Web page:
by Dave Schechter
CNN Senior National Editor
Much as Americans grumble about Congress, but then re-elect their own representatives, they also complain about the nation’s education system while feeling pretty good about their own local public school and teachers.
Americans may be uncertain about whether teachers should be paid more, but they certainly think better of teachers and principals than they do of school boards – and parents (looking in the mirror?).
The Census Bureau tells us that an estimated 55.5 million children, from pre-kindergarten to grade 12, will be enrolled this fall in nearly 100,000 public and more than 33,000 private schools (which educate 11 percent of those students) and will be taught by more than 7 million teachers.
As these children hoist their (often swollen) backpacks and return to school, it’s worth considering results of the recently released 43rd annual Phi Delta Kappan/Gallup Poll, a survey of 1,000 American adults conducted in June that is a trove of attitudes about public education.
The results indicate that, to say the least, Americans are of a mixed mind on the subject. For example, 51 percent gave their local public schools a grade of A or B, but only 17 percent gave the same marks to public schools nationally.
Chester E. Finn Jr., a former Assistant Secretary of Education who now heads the Thomas B. Fordham Foundation, an education think-tank, noted a particular set of numbers: “Respondents were also asked to grade the teachers, principals, and school board in their own community. Here again, teachers fared best: Sixty-nine percent of respondents would award their town’s teachers either an A or a B versus 54 percent for principals, and a meager 37 percent for the school board. . . . Parents—interestingly—rank the worst: A discouraging 36 percent of respondents would give their communities’ parents top marks for 'bringing up their children.'"
Seventy-one percent of those surveyed in the PDK/Gallup Poll said they have “trust and confidence in the men and women who are teaching children in the public schools.” Looking to the future, “Three out of four Americans say they want high-achieving high school students to become teachers, and two out of three would want their own child to become a teacher.”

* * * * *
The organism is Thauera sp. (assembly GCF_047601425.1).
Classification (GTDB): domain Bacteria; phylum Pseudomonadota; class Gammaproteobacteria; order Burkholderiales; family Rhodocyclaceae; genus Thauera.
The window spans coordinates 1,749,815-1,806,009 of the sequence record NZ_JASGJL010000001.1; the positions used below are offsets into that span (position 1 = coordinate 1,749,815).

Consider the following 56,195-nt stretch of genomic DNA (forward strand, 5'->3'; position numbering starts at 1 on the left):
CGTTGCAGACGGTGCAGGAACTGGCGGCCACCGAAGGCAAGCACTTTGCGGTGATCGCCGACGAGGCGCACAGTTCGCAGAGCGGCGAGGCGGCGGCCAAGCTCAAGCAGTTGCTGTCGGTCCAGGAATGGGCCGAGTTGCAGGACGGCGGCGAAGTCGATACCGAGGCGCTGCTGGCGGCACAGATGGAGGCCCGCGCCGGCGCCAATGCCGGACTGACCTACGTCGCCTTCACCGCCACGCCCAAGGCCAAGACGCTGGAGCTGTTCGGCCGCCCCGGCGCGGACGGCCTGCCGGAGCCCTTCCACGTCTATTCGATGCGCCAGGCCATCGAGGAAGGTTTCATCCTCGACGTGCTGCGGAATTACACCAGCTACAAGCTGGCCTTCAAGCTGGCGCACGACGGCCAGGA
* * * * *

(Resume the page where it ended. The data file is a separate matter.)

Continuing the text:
As for paying teachers more money, 55 percent of the public are supportive in general, but only 43 percent agree when informed that the average teacher salary nationally is more than $54,000, according to another survey, this one by Educationnext and Harvard University’s Program on Education Policy and Governance.
If you want to read a more detailed profile of the nation’s teachers, including their attitudes toward the education system, check out this study by the National Center for Education Information.
Back to the PDK/Gallup Poll for a few more noteworthy items. Asked to identify the biggest problems facing public education, school funding topped the list (44 percent), followed by overcrowding, lack of discipline and lack of parental support. Slightly more than half of the respondents acknowledged that their local school district has a hard time finding qualified teachers. Nearly half felt that teachers unions have hurt the quality of public education in this nation. And more than two-thirds said they hear more good than bad about teachers from the news media.
On another controversial topic in the world of education, 70 percent of those surveyed approved of charter schools, the highest mark since opinion on that issue was sought beginning a decade ago; support being strongest among Americans younger than age 40 and Republicans. But while “Americans increasingly support choice – allowing students and parents to choose which public schools to attend . . . regardless of where they live . . . vouchers received the lowest approval rating in the past 10 years,” with only one-in-three in favor of allowing students and parents to choose to attend a private school using public dollars.
Data from two years ago, the most recent available, found that New York state spent the most money per pupil on public education, $18,126 per student; Utah the least, $6,356. Despite this spending gap, Utah ranked ahead of New York in reviews of state proficiency standards for reading and math by both the above Educationnext and federal Education Department.
The Educationnext analysis of state proficiency standards for 4th and 8th graders determined that Massachusetts, Missouri and Washington had the most rigorous reading and math standards in 2009, while Tennessee, Nebraska and Alabama had the least rigorous. The top states were similar in the federal Education Department analysis.
As to how American students compare with their counterparts in other nations, Educationnext reports: “Results from a new study of student achievement show that U.S. students rank 32nd among industrialized nations in proficiency in math and 17th in reading. The 32 percent of U.S. students who achieved proficiency in math compares to 75 percent of students in Shanghai, 58 percent in Korea, and 56 percent in Finland." [Note: In both reading and math, the highest performing state was Massachusetts.]
That study is sure to generate even more discussion of how best to educate our children and reform the nation’s education system.